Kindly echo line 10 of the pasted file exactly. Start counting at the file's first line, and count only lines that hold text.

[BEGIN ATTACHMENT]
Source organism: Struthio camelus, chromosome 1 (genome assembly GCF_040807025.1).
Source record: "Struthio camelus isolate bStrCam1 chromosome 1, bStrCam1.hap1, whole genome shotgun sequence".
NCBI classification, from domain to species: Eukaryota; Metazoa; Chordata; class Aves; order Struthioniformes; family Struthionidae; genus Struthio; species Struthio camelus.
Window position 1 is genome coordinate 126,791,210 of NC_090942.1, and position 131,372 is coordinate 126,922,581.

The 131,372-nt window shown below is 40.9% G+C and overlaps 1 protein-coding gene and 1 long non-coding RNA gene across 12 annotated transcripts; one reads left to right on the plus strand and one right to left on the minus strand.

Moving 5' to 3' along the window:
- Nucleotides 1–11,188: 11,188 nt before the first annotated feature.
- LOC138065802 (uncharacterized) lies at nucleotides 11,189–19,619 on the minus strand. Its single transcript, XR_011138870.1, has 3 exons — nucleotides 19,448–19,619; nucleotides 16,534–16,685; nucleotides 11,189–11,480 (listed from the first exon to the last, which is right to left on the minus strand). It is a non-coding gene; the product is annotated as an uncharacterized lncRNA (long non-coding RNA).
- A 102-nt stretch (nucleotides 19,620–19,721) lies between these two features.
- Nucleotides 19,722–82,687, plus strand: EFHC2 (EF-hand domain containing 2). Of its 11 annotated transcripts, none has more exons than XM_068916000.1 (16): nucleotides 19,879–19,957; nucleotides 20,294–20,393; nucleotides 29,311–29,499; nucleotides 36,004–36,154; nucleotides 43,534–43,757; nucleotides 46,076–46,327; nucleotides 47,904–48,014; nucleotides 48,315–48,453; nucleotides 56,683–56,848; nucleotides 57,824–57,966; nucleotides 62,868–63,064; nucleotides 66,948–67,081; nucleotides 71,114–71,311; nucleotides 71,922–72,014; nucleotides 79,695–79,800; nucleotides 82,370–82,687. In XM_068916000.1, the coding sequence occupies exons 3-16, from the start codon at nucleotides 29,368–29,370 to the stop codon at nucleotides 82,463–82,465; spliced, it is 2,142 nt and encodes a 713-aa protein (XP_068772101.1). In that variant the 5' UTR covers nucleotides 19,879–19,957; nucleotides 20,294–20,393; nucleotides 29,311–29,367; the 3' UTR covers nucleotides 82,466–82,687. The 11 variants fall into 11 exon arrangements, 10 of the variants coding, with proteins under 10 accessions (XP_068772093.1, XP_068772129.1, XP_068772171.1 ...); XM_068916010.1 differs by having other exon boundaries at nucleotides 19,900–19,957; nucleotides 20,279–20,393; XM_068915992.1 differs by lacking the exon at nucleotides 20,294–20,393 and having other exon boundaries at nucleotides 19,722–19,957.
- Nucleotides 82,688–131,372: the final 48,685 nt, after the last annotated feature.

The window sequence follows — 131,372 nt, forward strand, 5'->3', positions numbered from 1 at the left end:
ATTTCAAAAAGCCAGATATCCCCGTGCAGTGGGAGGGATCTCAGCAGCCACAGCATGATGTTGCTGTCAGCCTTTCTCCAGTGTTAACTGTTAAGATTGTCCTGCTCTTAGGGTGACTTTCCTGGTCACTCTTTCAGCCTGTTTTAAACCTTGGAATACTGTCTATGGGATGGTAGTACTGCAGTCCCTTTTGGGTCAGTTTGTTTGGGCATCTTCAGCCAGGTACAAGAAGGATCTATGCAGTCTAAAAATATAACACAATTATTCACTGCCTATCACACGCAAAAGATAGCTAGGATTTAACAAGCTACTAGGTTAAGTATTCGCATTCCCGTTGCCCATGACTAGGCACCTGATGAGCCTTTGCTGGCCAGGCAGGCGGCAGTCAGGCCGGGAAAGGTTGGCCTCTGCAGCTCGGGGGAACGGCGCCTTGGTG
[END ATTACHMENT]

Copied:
- Nucleotides 19,722–82,687, plus strand: EFHC2 (EF-hand domain containing 2). Of its 11 annotated transcripts, none has more exons than XM_068916000.1 (16): nucleotides 19,879–19,957; nucleotides 20,294–20,393; nucleotides 29,311–29,499; nucleotides 36,004–36,154; nucleotides 43,534–43,757; nucleotides 46,076–46,327; nucleotides 47,904–48,014; nucleotides 48,315–48,453; nucleotides 56,683–56,848; nucleotides 57,824–57,966; nucleotides 62,868–63,064; nucleotides 66,948–67,081; nucleotides 71,114–71,311; nucleotides 71,922–72,014; nucleotides 79,695–79,800; nucleotides 82,370–82,687. In XM_068916000.1, the coding sequence occupies exons 3-16, from the start codon at nucleotides 29,368–29,370 to the stop codon at nucleotides 82,463–82,465; spliced, it is 2,142 nt and encodes a 713-aa protein (XP_068772101.1). In that variant the 5' UTR covers nucleotides 19,879–19,957; nucleotides 20,294–20,393; nucleotides 29,311–29,367; the 3' UTR covers nucleotides 82,466–82,687. The 11 variants fall into 11 exon arrangements, 10 of the variants coding, with proteins under 10 accessions (XP_068772093.1, XP_068772129.1, XP_068772171.1 ...); XM_068916010.1 differs by having other exon boundaries at nucleotides 19,900–19,957; nucleotides 20,279–20,393; XM_068915992.1 differs by lacking the exon at nucleotides 20,294–20,393 and having other exon boundaries at nucleotides 19,722–19,957.